Graduate student Kelley Dennings leads national social marketing association

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Kelley Dennings is making history as the founding president of the Social Marketing Association of North America (SMANA), a membership-based organization spanning the U.S., Canada, Mexico, Central America and the Caribbean.

Dennings, a graduate student in the USF College of Public Health online public health practice program, said SMANA officially launched in June 2016 at the USF Social Marketing Conference.

Kelley Dennings

Kelley Dennings. (Photo courtesy of Dennings)

Previously working at a nonprofit organization in Washington, D.C., Dennings said she was on the hunt for more interaction with other social marketers in the area, so she reached out to the International Social Marketing Association to establish a networking event.

Those events became quarterly meetings, helping to thrust Dennings into the role of founding president of the newly formed SMANA, a role she will hold for at least a year.

“The international group was hoping for a midlevel association they could start, so I was asked to help build the North American group,” she said.

Dennings worked with colleagues throughout 2015 and early 2016 to outline the structure and overall goal of SMANA.

“We work to connect practitioners, academics and students within North America to each other to build a stronger legacy and community of practice and disseminate best practices in social marketing,” she said. “We want to advocate for the advancement of social marketing and facilitate opportunities for organizations and stakeholders to learn from each other, and provide assurance that social marketing efforts are scientifically rigorous and informed by practice.”

SMANA now has more than 100 members representing 19 states and Canada, according to Dennings, and is open to students for a discounted price.

Dennings said that with the help of three interns, who are current and past students at the USF COPH, SMANA has been able to establish a website, fundraise, and build a strategic plan and vision for the future.

“Imagine starting a new business, that’s essentially what we’re doing,” she said.

Social marketing uses marketing principles to influence a health behavior or change in the public through promotion of products, programs or interventions, according to the CDC.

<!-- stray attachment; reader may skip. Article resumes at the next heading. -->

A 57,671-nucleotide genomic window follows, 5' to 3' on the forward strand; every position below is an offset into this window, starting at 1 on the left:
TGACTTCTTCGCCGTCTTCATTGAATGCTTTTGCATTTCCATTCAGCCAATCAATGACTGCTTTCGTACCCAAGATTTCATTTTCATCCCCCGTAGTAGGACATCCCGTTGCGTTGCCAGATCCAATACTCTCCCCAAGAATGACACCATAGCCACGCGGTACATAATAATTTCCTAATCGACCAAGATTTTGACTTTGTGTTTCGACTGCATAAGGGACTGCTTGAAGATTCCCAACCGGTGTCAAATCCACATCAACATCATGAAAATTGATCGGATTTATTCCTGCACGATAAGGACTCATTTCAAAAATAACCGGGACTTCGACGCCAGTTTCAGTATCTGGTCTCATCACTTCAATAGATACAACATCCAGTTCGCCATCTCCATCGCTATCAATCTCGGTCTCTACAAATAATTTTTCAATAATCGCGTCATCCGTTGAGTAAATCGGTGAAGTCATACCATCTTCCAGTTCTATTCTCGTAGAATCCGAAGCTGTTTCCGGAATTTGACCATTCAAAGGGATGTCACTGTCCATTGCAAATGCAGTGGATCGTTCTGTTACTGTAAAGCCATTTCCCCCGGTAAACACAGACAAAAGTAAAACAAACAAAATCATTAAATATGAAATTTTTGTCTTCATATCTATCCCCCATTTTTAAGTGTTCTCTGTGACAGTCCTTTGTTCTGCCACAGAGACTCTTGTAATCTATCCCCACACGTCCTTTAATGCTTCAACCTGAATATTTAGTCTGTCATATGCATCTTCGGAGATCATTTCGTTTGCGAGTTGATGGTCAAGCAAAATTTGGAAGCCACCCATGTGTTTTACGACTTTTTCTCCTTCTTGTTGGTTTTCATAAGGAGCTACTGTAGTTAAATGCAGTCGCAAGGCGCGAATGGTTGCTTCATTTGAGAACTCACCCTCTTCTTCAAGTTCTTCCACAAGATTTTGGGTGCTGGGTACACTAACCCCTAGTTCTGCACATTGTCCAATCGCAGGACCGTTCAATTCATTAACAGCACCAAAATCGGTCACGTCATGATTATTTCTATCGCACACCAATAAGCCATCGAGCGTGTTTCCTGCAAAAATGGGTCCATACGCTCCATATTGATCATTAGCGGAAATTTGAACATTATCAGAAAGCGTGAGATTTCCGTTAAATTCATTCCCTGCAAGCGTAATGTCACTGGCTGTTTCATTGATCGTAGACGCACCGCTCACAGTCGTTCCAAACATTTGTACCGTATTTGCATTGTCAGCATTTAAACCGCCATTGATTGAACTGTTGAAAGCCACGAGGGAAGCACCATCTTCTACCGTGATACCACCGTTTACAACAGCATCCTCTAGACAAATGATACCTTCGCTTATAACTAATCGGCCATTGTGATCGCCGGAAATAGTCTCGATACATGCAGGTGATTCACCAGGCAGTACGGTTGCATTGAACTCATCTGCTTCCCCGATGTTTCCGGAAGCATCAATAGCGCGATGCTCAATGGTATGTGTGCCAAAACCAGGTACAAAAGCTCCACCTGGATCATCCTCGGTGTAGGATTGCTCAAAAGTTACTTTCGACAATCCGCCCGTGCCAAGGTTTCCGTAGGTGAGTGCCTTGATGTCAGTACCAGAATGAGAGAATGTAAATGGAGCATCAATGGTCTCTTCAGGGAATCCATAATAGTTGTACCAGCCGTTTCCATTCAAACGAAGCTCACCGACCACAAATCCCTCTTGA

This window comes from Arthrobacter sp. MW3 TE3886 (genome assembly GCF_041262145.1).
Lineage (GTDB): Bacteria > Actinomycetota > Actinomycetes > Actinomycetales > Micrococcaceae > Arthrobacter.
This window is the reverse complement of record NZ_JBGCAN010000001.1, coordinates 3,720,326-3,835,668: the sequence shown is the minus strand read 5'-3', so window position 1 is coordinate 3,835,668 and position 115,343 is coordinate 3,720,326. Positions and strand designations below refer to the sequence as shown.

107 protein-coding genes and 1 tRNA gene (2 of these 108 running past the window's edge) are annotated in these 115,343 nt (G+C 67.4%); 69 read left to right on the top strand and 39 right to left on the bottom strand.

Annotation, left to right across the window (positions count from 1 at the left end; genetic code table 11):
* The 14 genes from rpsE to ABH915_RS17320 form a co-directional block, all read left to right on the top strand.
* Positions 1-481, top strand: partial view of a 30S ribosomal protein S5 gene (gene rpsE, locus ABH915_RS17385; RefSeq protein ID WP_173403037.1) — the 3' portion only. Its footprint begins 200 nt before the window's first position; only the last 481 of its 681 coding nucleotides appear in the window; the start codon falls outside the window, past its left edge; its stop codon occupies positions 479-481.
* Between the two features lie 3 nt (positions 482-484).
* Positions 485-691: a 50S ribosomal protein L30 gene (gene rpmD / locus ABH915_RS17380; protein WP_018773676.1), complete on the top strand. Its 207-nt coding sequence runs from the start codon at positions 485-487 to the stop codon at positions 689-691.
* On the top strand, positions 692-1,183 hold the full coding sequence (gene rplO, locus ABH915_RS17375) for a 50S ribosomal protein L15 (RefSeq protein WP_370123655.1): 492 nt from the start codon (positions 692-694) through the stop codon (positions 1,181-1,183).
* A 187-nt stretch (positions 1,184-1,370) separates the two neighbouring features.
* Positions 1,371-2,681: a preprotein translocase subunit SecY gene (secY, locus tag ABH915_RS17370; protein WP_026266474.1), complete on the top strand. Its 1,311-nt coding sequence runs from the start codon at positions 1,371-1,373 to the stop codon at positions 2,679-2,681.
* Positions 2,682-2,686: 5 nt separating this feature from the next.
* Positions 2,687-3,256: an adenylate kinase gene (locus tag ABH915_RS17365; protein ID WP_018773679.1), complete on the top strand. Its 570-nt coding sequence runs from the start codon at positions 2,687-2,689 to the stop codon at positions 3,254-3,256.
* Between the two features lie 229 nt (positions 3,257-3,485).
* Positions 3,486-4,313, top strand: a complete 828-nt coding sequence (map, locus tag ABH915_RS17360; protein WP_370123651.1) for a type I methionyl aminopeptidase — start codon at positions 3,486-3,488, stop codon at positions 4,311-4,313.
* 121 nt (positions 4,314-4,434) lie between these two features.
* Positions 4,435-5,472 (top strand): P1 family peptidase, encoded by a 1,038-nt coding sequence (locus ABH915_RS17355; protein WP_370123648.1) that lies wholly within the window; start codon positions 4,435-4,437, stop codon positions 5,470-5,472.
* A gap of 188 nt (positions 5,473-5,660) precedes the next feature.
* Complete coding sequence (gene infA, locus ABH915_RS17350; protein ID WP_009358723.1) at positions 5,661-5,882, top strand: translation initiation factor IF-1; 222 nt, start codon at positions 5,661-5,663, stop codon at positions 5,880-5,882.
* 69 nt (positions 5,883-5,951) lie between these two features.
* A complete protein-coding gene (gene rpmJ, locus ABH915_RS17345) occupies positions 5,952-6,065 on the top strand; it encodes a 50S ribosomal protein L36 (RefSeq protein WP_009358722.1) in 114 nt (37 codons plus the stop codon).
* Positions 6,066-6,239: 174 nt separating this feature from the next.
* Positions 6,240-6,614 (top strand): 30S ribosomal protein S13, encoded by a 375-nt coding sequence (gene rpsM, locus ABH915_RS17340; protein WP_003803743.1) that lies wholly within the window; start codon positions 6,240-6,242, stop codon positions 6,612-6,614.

Dennings said that she has always had an interest in promoting change and her new role will allow her to do so.

“I really wanted to make a difference in the world and [this role] provides a very concrete framework to be able to do that, one in which I feel I’m better at than, say, lobbying or other ways I could be making change in the world,” she said.

Dennings, an alumna of NC State with a bachelor’s degree in environmental science, said her interest in public health grew even more after obtaining a social marketing certificate in 2014 from USF.

For the social marketing project she conducted with Keep America Beautiful, Dennings and colleagues worked to provide recycling bins and held a recycling competition. (Photo courtesy of Kelley Dennings)

She’s worked on campaigns for Keep America Beautiful to promote recycling in school systems, and she is currently living in Washington, DC, working for a social marketing agency called Action Research, focusing on community-based social marketing.

Dennings said she hopes to continue pushing for social marketing efforts in the future.

“My dream job would be to work at the intersection of health, environment and social change,” she said. “With the goal of population based prevention programs, social marketing lends itself to that because in the end we really need more people to stop smoking, eating more healthy, exercise more; it really comes down to an individual choice and I think social marketing can support those choices.”

To learn more about SMANA or to join, visit


Story by Anna Mayor, USF College of Public Health